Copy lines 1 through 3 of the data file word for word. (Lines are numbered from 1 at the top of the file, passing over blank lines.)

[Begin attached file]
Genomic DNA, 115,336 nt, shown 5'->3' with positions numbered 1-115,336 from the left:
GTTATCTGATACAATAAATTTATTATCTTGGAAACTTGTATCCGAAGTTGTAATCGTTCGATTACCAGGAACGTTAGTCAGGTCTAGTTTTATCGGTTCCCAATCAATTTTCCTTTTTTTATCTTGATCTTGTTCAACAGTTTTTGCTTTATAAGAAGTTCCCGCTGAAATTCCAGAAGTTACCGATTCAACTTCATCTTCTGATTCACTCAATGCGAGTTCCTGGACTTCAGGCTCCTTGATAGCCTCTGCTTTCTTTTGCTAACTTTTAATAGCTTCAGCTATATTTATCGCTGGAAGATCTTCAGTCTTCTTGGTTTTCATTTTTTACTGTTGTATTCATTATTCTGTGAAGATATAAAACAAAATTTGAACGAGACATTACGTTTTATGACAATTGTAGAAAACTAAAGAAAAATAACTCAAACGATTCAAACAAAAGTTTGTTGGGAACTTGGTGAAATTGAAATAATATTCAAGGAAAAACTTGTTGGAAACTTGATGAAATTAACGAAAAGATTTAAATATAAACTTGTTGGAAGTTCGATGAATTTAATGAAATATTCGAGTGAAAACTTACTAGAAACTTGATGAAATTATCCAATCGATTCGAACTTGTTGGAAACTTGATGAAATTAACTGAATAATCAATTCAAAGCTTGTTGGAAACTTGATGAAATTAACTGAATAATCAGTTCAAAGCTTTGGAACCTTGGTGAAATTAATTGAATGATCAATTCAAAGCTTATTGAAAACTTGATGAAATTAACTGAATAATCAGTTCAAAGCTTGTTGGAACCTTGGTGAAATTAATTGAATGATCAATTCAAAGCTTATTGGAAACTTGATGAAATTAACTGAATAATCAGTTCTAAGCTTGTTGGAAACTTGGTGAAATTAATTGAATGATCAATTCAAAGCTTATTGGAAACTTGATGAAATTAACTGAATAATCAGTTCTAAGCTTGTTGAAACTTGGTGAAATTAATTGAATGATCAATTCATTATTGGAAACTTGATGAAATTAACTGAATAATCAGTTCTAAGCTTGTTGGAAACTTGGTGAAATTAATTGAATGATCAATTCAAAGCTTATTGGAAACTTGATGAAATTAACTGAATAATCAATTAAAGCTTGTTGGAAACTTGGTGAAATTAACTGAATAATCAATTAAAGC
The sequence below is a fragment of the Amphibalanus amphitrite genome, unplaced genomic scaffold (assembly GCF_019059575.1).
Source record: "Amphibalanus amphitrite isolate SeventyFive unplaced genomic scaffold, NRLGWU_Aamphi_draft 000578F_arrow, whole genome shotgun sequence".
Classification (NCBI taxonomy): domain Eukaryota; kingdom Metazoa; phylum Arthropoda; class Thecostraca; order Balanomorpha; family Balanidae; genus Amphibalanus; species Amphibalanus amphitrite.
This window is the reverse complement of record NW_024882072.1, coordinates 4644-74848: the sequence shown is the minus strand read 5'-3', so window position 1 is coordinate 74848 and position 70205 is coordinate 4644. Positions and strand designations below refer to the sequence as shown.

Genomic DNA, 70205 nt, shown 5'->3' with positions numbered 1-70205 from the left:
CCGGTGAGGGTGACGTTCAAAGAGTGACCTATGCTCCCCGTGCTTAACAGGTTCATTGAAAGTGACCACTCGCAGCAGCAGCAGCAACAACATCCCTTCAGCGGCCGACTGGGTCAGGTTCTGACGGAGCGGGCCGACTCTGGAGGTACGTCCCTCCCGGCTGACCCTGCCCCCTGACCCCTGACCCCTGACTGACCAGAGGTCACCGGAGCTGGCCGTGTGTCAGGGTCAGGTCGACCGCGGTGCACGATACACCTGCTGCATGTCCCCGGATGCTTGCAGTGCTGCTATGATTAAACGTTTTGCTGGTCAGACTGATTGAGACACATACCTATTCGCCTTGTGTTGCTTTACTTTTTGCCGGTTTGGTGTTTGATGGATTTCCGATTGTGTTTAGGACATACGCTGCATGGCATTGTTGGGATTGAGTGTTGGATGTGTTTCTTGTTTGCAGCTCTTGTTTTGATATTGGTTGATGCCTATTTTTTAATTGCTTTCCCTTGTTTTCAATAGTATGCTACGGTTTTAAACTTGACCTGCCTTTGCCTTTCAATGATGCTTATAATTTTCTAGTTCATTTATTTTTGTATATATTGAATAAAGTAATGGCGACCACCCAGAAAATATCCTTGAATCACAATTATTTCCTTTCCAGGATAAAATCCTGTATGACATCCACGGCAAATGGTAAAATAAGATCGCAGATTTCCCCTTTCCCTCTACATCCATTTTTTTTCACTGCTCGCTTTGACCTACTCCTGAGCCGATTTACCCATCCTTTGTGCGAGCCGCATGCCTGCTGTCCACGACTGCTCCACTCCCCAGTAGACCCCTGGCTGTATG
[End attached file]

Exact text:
Genomic DNA, 115,336 nt, shown 5'->3' with positions numbered 1-115,336 from the left:
GTTATCTGATACAATAAATTTATTATCTTGGAAACTTGTATCCGAAGTTGTAATCGTTCGATTACCAGGAACGTTAGTCAGGTCTAGTTTTATCGGTTCCCAATCAATTTTCCTTTTTTTATCTTGATCTTGTTCAACAGTTTTTGCTTTATAAGAAGTTCCCGCTGAAATTCCAGAAGTTACCGATTCAACTTCATCTTCTGATTCACTCAATGCGAGTTCCTGGACTTCAGGCTCCTTGATAGCCTCTGCTTTCTTTTGCTAACTTTTAATAGCTTCAGCTATATTTATCGCTGGAAGATCTTCAGTCTTCTTGGTTTTCATTTTTTACTGTTGTATTCATTATTCTGTGAAGATATAAAACAAAATTTGAACGAGACATTACGTTTTATGACAATTGTAGAAAACTAAAGAAAAATAACTCAAACGATTCAAACAAAAGTTTGTTGGGAACTTGGTGAAATTGAAATAATATTCAAGGAAAAACTTGTTGGAAACTTGATGAAATTAACGAAAAGATTTAAATATAAACTTGTTGGAAGTTCGATGAATTTAATGAAATATTCGAGTGAAAACTTACTAGAAACTTGATGAAATTATCCAATCGATTCGAACTTGTTGGAAACTTGATGAAATTAACTGAATAATCAATTCAAAGCTTGTTGGAAACTTGATGAAATTAACTGAATAATCAGTTCAAAGCTTTGGAACCTTGGTGAAATTAATTGAATGATCAATTCAAAGCTTATTGAAAACTTGATGAAATTAACTGAATAATCAGTTCAAAGCTTGTTGGAACCTTGGTGAAATTAATTGAATGATCAATTCAAAGCTTATTGGAAACTTGATGAAATTAACTGAATAATCAGTTCTAAGCTTGTTGGAAACTTGGTGAAATTAATTGAATGATCAATTCAAAGCTTATTGGAAACTTGATGAAATTAACTGAATAATCAGTTCTAAGCTTGTTGAAACTTGGTGAAATTAATTGAATGATCAATTCATTATTGGAAACTTGATGAAATTAACTGAATAATCAGTTCTAAGCTTGTTGGAAACTTGGTGAAATTAATTGAATGATCAATTCAAAGCTTATTGGAAACTTGATGAAATTAACTGAATAATCAATTAAAGCTTGTTGGAAACTTGGTGAAATTAACTGAATAATCAATTAAAGC
The sequence below is a fragment of the Amphibalanus amphitrite genome, unplaced genomic scaffold (assembly GCF_019059575.1).